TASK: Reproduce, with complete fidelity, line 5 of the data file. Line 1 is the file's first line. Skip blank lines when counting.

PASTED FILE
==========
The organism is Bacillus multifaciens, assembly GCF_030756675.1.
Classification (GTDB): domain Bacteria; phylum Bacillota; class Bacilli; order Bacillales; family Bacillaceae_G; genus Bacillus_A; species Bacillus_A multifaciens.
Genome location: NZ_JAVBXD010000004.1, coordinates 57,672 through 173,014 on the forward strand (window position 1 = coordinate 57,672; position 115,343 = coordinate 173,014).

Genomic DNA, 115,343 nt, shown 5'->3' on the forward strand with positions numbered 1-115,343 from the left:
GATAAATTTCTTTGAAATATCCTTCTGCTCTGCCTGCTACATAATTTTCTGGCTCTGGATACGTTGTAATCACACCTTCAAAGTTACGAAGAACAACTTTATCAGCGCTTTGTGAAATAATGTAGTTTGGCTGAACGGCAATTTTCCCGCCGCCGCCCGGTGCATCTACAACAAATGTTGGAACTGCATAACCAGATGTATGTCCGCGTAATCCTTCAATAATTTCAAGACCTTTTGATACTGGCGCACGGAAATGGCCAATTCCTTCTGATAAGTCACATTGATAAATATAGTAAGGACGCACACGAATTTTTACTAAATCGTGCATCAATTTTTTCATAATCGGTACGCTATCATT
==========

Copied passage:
GATAAATTTCTTTGAAATATCCTTCTGCTCTGCCTGCTACATAATTTTCTGGCTCTGGATACGTTGTAATCACACCTTCAAAGTTACGAAGAACAACTTTATCAGCGCTTTGTGAAATAATGTAGTTTGGCTGAACGGCAATTTTCCCGCCGCCGCCCGGTGCATCTACAACAAATGTTGGAACTGCATAACCAGATGTATGTCCGCGTAATCCTTCAATAATTTCAAGACCTTTTGATACTGGCGCACGGAAATGGCCAATTCCTTCTGATAAGTCACATTGATAAATATAGTAAGGACGCACACGAATTTTTACTAAATCGTGCATCAATTTTTTCATAATCGGTACGCTATCATT